Two years into office, the Tory PM has gone from being called the second coming of Margaret Thatcher to standing in the shadow of Europe’s new Iron Lady, Angela Merkel. Cameron has rejected the German Chancellor’s call to increase the EU budget and threatened to veto anything but a spending freeze. At home he faces a sustained economic downturn, a disillusioned electorate, and rumblings from his own party over Britain’s future.
The man who will lead China for the next decade was recently promoted to the Communist Party’s top position; Xi also took over as chairman of the Party’s Central Military Commission, putting him in control of the world’s largest army. His rise to power will be complete in March when he takes over for Hu Jintao as president and head of state. Xi’s only half of a Chinese power couple: His wife, Peng Liyuan, is a superstar folk singer.
With the euro lurching constantly from crisis to crisis, the European Central Bank is more important than ever. As chief banker of the world’s largest -currency area—the euro zone’s collective GDP is now more than $17.4 trillion—Draghi faces the Herculean task of trying to maintain financial unity across 17 countries. But if anyone can wrangle the interests of nations as diverse as Germany and Greece, it might be the man who navigated the minefield of Italian politics so deftly. He earned himself the nickname: “Super Mario.”
The absolute monarch of the desert kingdom controls 20% of the world’s known oil reserves and guards Islam’s holiest cities. The Arab Spring didn’t shake the ruling family’s control of the kingdom, but out-of-control youth unemployment remains a threat. Aging Abdullah lost his second heir apparent in 2 years when his brother, Crown Prince Nayef, died in June; he’s been replaced by another brother, 76-year-old Crown Prince Salman, the former governor of Riyadh.
Big Ben has been on a buying spree: In a third round of quantitative easing, the Fed is now snapping up $40 billion a month of mortgage-backed securities and $45 billion of treasuries. Result: modest economic recovery and a near-record $2.9 trillion on the Fed’s balance sheet. The American economy’s “adult in the room” recently warned that there is only so much the Fed can do; politicians are the ones with the power to keep us from going over that fiscal cliff.
How’s this for a job description? According to the doctrine of Papal Supremacy, the Pope enjoys “supreme, full, immediate, and universal power” over the souls of 1.2 billion Catholics around the world. They turn to the Vicar of Christ for the final word on life’s most personal decisions, including birth control, abortion, marriage, and euthanasia. As the leader of Vatican City, he’s also the head of state. Of course, the pope faces dissent anyway—recently from “radical feminist” American nuns.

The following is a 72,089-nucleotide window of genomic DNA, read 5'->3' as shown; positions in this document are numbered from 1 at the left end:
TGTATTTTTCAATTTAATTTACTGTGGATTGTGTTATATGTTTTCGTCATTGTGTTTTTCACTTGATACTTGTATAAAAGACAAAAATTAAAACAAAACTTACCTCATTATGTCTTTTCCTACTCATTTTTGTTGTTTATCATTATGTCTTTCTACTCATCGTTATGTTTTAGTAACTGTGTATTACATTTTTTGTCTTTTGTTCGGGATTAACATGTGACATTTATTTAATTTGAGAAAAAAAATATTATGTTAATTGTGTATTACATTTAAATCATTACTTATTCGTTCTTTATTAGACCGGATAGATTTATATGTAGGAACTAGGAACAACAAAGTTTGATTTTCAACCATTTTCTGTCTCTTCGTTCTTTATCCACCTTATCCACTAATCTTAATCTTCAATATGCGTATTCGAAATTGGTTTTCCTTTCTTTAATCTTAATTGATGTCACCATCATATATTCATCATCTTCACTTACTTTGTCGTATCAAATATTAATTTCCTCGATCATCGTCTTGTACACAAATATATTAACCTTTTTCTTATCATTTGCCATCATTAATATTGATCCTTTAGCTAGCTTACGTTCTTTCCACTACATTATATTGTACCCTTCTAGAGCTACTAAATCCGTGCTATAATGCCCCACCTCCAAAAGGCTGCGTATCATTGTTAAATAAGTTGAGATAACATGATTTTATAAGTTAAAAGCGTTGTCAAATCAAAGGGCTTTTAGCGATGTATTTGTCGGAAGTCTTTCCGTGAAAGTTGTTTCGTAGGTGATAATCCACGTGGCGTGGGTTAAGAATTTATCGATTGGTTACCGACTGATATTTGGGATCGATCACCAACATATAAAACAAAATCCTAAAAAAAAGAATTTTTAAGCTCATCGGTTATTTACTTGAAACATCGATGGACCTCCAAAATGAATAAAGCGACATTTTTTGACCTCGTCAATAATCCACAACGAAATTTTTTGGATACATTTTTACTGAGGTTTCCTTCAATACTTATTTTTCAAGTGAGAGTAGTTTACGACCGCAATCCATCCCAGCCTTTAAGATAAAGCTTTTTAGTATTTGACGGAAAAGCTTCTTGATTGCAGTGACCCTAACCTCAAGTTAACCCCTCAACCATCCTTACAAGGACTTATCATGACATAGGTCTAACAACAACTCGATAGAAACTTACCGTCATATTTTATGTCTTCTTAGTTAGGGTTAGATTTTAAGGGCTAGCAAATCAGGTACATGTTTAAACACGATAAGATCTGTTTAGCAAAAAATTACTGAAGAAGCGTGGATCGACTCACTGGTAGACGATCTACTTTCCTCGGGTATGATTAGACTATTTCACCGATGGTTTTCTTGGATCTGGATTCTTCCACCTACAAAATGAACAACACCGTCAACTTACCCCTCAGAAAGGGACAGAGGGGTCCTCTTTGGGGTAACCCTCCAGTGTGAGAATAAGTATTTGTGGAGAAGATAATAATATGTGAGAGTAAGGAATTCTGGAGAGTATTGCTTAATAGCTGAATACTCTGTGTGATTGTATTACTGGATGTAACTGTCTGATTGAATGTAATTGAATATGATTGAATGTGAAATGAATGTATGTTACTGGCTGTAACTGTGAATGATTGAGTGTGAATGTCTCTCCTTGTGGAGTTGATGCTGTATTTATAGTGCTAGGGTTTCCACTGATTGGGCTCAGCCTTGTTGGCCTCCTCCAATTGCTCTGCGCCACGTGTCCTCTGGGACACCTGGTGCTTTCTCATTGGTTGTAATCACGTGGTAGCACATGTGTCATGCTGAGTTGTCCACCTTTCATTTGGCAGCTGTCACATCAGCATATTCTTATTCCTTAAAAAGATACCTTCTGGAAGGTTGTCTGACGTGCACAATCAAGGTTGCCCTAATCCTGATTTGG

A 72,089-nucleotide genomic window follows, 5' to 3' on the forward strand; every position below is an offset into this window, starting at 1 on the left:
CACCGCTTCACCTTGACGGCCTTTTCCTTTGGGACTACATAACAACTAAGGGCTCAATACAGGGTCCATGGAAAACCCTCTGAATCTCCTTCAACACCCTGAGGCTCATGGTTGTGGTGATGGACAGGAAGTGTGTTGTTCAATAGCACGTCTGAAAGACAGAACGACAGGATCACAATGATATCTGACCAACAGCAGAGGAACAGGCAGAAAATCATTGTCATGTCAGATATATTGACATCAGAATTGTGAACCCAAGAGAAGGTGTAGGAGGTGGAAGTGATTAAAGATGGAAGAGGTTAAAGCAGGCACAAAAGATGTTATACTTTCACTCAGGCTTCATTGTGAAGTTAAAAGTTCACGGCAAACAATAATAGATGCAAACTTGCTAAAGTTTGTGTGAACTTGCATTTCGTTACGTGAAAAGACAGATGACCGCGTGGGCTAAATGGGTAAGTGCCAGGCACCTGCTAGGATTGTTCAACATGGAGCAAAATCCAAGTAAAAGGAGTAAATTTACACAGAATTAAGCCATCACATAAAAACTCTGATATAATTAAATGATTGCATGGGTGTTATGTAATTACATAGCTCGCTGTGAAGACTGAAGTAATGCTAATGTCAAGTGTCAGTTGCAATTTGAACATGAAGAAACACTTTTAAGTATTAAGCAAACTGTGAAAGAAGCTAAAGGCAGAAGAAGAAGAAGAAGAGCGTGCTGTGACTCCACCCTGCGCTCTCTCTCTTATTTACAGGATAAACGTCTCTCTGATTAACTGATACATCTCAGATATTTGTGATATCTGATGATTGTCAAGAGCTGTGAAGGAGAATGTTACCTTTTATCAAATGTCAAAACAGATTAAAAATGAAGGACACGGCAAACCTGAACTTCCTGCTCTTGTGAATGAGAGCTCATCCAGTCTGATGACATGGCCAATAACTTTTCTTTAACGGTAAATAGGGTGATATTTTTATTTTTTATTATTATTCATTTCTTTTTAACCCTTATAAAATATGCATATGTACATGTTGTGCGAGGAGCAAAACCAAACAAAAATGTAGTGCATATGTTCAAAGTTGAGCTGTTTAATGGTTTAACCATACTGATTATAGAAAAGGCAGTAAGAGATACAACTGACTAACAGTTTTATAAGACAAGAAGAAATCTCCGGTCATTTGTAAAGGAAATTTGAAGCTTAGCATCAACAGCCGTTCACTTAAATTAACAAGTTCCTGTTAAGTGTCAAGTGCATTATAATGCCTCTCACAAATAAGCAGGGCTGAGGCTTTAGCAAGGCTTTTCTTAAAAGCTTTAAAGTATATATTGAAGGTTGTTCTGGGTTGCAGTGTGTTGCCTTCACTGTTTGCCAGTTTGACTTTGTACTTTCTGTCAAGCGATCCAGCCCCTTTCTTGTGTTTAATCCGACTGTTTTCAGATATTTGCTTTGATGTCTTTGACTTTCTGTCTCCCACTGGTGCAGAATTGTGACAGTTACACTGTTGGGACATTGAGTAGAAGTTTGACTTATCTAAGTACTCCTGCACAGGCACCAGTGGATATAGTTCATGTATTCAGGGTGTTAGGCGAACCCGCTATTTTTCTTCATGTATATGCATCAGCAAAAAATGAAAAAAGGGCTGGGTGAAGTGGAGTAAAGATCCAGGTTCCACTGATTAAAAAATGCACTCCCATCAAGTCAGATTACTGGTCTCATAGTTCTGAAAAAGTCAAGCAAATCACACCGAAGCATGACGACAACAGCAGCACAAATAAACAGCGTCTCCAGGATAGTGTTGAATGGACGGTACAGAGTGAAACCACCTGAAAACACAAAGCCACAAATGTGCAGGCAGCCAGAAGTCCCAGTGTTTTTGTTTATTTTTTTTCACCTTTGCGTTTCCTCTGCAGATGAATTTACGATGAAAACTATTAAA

The world’s second-richest man is worth $65 billion—and that’s after giving away more than $28 billion. Gates’ post-Microsoft mission includes eliminating many infectious and deadly diseases: By his own estimates, that could translate into 8 million lives saved by 2020. But the quintessential activist billionaire doesn’t stop there: Gates continues to persuade his peers to sign the “Giving Pledge,” promising to give away half their wealth or more.
Re-elected for a third 6-year term as president in March after a few years swapping posts with Prime Minister Dmitri Medvedev, Putin officially regains the power that no one believes he truly gave up. This October the ex-KGB strongman—who controls a nuclear-tipped army, a permanent seat on the UN Security Council and some of the world’s largest oil and gas reserves—turned 60. That’s Russia’s retirement age, but who’s got the nerve to tell him to quit?
(AP Photo/RIA Novosti, Alexei Druzhinin, Presidential Press Service)
The world’s most powerful woman is the backbone of the 27-member European Union and carries the fate of the Euro on her shoulders. Merkel’s hard-line austerity prescription for easing the European debt crisis has been challenged by both hard-hit southern countries and the more affluent north, but it—and she—are still standing. Merkel has served as chancellor since 2005, but one of her biggest challenges still lies ahead: bolstering her government’s sagging popularity before the 2013 German general election.
The decisive winner of the 2012 U.S. presidential election on all counts: Obama took the popular vote, the electoral college and 7 out of 7 toss-up states. Now he gets 4 more years to push his agenda past weakened congressional Republicans. Still, he faces major challenges, including an unresolved budget crisis, stubbornly high unemployment and renewed unrest in the Middle East. But Obama remains the commander in chief of the world’s greatest military and head of the sole economic and cultural superpower—literally the leader of the free world.